selenak: (Malcolm and Vanessa)
[personal profile] selenak
[personal profile] chelseagirl asked me for comments on my Penny Dreadful story “Falling Towards Apotheosis”, which you can find in its entirety here. Since it is a lengthy tale, I’ll dissect only one chapter, but before that, a few general words: The title is of course pinched from Babylon 5, and was irresistible to me given Vanessa’s story both in the show and here. This was one of my most ambitious enterprises in fanfiction, since I wanted it to be not just a worthy follow-up to the show which brought the various themes and character arcs to a conclusion more narratively satisfying to me than the finale was without ignoring anything that happened in the finale, or in the seasons preceding it; I wanted it to be the definite Penny Dreadful story. (The reason why I wasn’t as angry about the finale as some when it was broadcast was that I thought it was the perfect set up for the conclusion that immediately occurred to me re: Vanessa, and what could have been her true goal.)

As such, it is an ensemble tale, using both past and present characters and the relationships they’ve formed through the show. (Exceptions: Lily, whom I had wanted to use originally, but there was no way I could have included her in this particular story without a complete emotional detour once Ethan finds out what Victor did; Dorian Grey, because there was neither thematic need nor personal interest on my part.)

The opening prologue was a flashback to the scene between Vanessa and Catriona Hartdegen from the actual show with some additional dialogue – after the camera cut away, so to speak - that changes its meaning: Vanessa realized that in order to defeat Dracula not just in his temporary mortal form but for good, in his immortal state, she needed to die first. Then the story proper starts with this:


Malcolm had dreamt of Vanessa before she died. Far more often than he would have ever admitted, least of all to her. When exhaustion and every single one of his many years finally allowed him to sleep after he'd buried her, he was not surprised to find himself in the maze that used to be the pride of all the gardeners employed at his country house.

Malcolm has no psychic gifts. So the dreamscape is definitely Vanessa’s, and of course she’d look for him/make him find her in this particular maze.

He was not surprised to see the dark haired girl leisurely stroll before him, never turning back, no older than twelve, the ribbons in her hair loose, hastily bound. One fell down, and he picked it up, feeling the silk and velvet in his fingers. When he rose, he saw Vanessa standing before him, not the child Vanessa, Mina's playmate, but the adolescent girl eager for womanhood who took an unworthy fool she did not even truly want and broke their lives, hers, most of all.

Vanessa’s appearance changing throughout Malcolm’s dream, otoh, is less of a conscious choice on her part but due to the many different roles she played in his life, and vice versa. I don’t think that after her childhood was over he ever saw her as just one or the other, but always all mixed in one, which contributes to the messed up, intense relationship between them.

"Sir Malcolm," she said, and the iron garden door, the door he closed in her face that day, it was between them.

A better man would ask her if she truly was at peace now, at God's side. A better man would tell her he had loved her, more than reason.

"I took you for so many things," Malcolm said, his hands clenched around the iron, knuckles white, "but never a deserter. How dare you!"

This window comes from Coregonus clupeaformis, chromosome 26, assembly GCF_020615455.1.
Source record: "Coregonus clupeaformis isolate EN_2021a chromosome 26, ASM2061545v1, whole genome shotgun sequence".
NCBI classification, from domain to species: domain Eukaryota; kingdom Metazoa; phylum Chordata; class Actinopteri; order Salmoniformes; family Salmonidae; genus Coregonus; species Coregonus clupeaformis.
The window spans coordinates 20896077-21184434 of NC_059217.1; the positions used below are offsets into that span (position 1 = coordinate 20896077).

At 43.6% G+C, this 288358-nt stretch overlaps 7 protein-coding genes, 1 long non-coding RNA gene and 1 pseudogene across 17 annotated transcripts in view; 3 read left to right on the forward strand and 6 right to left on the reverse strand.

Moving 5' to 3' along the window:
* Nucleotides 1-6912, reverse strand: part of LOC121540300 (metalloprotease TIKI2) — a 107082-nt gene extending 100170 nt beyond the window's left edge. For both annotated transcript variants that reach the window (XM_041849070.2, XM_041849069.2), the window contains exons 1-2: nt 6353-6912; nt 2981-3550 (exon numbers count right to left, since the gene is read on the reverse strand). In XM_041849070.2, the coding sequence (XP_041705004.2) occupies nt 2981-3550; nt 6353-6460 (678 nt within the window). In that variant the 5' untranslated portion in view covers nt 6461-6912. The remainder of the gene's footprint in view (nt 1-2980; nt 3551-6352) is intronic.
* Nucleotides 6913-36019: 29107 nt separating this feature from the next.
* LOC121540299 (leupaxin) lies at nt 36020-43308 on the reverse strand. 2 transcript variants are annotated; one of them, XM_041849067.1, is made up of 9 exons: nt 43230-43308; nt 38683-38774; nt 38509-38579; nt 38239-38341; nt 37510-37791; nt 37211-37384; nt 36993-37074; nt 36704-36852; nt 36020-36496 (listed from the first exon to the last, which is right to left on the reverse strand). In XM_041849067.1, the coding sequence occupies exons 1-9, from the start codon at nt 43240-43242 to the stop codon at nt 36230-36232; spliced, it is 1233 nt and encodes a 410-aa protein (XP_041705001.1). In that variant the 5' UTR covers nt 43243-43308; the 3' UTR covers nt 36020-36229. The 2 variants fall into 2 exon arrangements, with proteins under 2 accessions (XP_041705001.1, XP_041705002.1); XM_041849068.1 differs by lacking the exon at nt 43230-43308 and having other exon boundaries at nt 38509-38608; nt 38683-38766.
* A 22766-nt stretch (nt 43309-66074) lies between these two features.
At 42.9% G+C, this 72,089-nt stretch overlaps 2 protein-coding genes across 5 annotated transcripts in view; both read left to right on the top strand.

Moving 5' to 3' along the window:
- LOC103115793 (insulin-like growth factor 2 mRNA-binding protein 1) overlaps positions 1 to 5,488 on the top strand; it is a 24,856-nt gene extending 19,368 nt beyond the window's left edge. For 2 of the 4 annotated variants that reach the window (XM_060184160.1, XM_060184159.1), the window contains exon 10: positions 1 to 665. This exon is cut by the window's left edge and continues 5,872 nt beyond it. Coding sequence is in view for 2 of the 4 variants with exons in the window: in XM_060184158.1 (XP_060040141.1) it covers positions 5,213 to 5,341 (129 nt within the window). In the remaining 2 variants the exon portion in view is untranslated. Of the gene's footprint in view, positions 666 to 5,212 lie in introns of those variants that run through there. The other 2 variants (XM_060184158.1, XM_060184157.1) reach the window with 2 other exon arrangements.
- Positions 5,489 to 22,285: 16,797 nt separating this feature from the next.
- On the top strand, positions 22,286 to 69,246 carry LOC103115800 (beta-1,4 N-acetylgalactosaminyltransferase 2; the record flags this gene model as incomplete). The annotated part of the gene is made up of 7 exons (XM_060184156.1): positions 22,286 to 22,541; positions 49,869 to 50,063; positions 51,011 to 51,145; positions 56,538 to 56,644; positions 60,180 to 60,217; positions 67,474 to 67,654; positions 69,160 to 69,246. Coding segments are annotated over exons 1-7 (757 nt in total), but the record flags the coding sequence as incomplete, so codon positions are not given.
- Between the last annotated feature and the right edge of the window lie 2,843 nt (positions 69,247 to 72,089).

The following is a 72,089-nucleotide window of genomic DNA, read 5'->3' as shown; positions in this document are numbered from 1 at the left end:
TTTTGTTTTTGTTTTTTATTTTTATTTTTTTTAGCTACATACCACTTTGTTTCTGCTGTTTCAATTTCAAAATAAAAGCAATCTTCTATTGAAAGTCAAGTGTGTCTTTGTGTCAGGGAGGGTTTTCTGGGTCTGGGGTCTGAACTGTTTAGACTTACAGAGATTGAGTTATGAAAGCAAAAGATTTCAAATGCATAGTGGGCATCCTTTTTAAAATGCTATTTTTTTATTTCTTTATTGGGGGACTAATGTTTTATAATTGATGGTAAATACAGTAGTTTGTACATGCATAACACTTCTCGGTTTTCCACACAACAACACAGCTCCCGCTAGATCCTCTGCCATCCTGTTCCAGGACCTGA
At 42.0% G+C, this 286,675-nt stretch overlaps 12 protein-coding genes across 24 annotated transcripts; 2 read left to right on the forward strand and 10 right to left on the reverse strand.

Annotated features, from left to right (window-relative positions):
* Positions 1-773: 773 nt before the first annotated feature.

And that’s our Malcolm Murray. He’s finished the show somewhat better emotionally adjusted than he started it, and a bit wiser, but that’s a low bar, and in his subconscious, all barriers would have been removed. How dare she die on him!

Colour rose in her cheeks. She was the woman who'd come into his town house now, years later, fury and strength in her eyes, all dressed in black.

Malcolm’s ability to infuriate Vanessa out of her depressed state did come in handy once or twice, you’ve got to admit.

"You vainglorious, selfish man!" she cried, as she had then.

"We swore," Malcolm said. "Not to give up. Never."

"I didn't," Vanessa said, Vanessa in her ball gown, the night at Mr. Grey's when she had felt the witches surrounding her, the last night he had been sated with the opium of Evelyn Poole's presence. "Do you know me so little? How dare you!"

Her eyes were blazing. She touched the iron with her own hands, and it melted. Some of the burning drops fell on his hands. He did not draw them back, though the pain was excruciating.

Because Vanessa and Malcolm are ever so good at hurting each other. That’s part of their deal.

"You need to go to Egypt," she told him. "Our dear Mr. Lyle is there, and he will help you."

Back in s1, where he shows up only twice, I’d never have guessed I’d come to love Ferdinand Lyle as much as I did through the show, and I was hardly alone in that reaction. When he departed for Egypt in early s3, I was 100% sure this was the set up for a fourth season where the rest of the gang would go there as well. Which turned out not to be the case, but there was no reason to waste a perfectly good set up, and thus in my story, Lyle gets a prominent role and the gang does travel to Egypt.

"Help me to do what?"

Vanessa took a step towards him. Now she was dressed in a way he'd never seen her, like a simple country woman of the High Lands. He could smell the rain in her hair.

This, btw, is a sign that Malcolm is actually talking to the real Vanessa here, not a figment of his imagination. Because he never saw her in Scotland, doesn’t know the emotional importance of her time with Joan. (When Vanessa and Ethan return from Scotland in s2 and she could have told him, he was already en route to Evelyn’s.) It’s Vanessa who is reflecting this time of her life to give him his task and sets out the premise of the story for you, kindly reader.